Advanced Search
MyIDEAS: Login

Income Shocks to Trade Balance under the Gold Standard

Contents:

Author Info

  • Marcela Veselkova
Registered author(s):

    Abstract

    This paper investigates the major sources of changes in the trade balance of seven European countries – Denmark, France, Great Britain, Germany, Italy, Norway, and Sweden – before the World War I using the structural vector autoregression analysis. The results suggest that the transitory shocks to income are the main source of variation in the trade balance, whereas the permanent shocks to income determine the changes in the income.

    Download Info

    To our knowledge, this item is not available for download. To find whether it is available, there are three options:
    1. Check below under "Related research" whether another version of this item is available online.
    2. Check on the provider's web page whether it is in fact available.
    3. Perform a search for a similarly titled item that would be available.

    Bibliographic Info

    Article provided by Association Française de Cliométrie (AFC) in its journal Historical Social Research (Section 'Cliometrics').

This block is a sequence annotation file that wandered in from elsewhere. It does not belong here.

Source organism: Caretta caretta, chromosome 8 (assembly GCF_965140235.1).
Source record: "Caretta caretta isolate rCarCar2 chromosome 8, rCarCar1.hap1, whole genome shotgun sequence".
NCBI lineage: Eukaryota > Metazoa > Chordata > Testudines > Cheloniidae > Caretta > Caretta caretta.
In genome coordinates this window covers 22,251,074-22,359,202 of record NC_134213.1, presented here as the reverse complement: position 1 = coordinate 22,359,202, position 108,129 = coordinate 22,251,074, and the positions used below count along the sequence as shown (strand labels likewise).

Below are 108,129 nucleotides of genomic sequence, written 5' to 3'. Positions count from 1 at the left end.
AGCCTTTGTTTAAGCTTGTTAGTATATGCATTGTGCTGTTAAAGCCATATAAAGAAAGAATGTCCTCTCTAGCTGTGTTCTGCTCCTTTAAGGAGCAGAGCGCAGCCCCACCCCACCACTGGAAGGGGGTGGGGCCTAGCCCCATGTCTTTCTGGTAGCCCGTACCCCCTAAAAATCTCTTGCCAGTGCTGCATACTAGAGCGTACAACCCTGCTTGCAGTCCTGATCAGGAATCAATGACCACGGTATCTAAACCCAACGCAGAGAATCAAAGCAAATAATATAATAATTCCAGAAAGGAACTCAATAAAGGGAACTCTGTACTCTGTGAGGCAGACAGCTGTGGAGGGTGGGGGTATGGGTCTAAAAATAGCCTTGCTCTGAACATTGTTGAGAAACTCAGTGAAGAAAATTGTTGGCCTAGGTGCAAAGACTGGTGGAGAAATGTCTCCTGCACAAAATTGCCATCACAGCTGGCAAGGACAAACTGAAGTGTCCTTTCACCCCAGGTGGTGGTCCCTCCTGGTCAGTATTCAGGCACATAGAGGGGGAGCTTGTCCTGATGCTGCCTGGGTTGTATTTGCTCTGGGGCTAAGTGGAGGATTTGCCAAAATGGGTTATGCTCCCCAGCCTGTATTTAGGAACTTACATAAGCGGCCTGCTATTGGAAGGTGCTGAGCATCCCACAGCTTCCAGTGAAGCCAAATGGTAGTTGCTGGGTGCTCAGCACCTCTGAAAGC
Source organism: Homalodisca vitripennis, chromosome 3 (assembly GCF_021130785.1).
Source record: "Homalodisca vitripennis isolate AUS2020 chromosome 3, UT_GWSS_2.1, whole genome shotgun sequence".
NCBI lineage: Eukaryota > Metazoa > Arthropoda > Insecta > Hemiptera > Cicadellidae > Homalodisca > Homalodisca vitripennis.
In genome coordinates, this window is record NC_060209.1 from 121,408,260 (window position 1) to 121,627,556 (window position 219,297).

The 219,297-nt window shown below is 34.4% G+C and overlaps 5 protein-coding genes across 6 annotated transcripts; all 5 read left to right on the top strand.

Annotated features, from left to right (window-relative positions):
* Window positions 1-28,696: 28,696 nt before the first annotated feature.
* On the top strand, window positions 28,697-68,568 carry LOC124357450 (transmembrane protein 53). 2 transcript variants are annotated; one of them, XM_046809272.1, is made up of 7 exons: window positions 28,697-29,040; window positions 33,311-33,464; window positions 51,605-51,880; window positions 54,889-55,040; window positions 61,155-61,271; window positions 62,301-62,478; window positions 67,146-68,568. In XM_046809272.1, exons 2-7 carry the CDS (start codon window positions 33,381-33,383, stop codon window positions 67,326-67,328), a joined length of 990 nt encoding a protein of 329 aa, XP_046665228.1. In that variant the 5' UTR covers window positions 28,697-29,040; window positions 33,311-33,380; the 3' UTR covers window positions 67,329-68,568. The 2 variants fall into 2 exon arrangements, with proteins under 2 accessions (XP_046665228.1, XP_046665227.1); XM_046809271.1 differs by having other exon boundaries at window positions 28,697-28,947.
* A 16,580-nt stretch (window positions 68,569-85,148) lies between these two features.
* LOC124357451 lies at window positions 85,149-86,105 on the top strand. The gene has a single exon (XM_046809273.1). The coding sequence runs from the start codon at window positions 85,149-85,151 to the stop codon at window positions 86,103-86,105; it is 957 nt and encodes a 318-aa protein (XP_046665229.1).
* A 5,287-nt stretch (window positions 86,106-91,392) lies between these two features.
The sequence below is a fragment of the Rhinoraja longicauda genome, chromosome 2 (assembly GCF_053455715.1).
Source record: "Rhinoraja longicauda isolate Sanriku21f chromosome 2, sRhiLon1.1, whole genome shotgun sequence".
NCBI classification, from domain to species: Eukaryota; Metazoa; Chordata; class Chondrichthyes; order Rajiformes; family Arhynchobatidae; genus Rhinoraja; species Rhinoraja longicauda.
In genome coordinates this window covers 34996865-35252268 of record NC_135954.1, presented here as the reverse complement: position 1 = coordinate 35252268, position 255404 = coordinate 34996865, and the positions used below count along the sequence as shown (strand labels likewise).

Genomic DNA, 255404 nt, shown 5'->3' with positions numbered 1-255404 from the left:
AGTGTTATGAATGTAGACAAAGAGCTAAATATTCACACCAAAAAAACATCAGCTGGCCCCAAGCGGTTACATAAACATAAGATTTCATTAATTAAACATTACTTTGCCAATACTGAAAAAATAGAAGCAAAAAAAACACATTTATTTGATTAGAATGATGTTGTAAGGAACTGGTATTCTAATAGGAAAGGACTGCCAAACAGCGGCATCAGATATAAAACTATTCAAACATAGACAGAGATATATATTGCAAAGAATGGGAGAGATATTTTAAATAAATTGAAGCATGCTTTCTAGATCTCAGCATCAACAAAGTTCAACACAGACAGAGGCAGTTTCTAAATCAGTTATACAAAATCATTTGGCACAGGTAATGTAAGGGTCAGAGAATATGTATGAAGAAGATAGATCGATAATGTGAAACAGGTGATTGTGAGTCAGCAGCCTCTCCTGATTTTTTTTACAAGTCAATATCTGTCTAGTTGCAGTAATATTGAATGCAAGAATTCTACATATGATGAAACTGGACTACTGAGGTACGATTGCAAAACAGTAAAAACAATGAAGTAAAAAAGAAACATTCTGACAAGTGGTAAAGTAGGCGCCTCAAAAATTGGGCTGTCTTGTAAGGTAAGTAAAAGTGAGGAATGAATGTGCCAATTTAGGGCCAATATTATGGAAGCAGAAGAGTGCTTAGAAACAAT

Volume (Year): 35 (2010)
    Issue (Month): 3 ()
    Pages: 412-427

    as in new window
    Handle: RePEc:afc:histor:v:35:y:2010:i:3:p:412-427

    Contact details of provider:
    Web page: http://www.cliometrie.org
    More information through EDIRC

    Related research

    Keywords:

    References

    No references listed on IDEAS
    You can help add them by filling out this form.

    Citations

    Lists

    This item is not listed on Wikipedia, on a reading list or among the top items on IDEAS.

    Statistics

    Access and download statistics

    Corrections

    When requesting a correction, please mention this item's handle: RePEc:afc:histor:v:35:y:2010:i:3:p:412-427. See general information about how to correct material in RePEc.

    For technical questions regarding this item, or to correct its authors, title, abstract, bibliographic or download information, contact: (Karine Pellier).

    If you have authored this item and are not yet registered with RePEc, we encourage you to do it here. This allows to link your profile to this item. It also allows you to accept potential citations to this item that we are uncertain about.

    If references are entirely missing, you can add them using this form.

    If the full references list an item that is present in RePEc, but the system did not link to it, you can help with this form.

    If you know of missing items citing this one, you can help us creating those links by adding the relevant references in the same way as above, for each refering item. If you are a registered author of this item, you may also want to check the "citations" tab in your profile, as there may be some citations waiting for confirmation.

    Please note that corrections may take a couple of weeks to filter through the various RePEc services.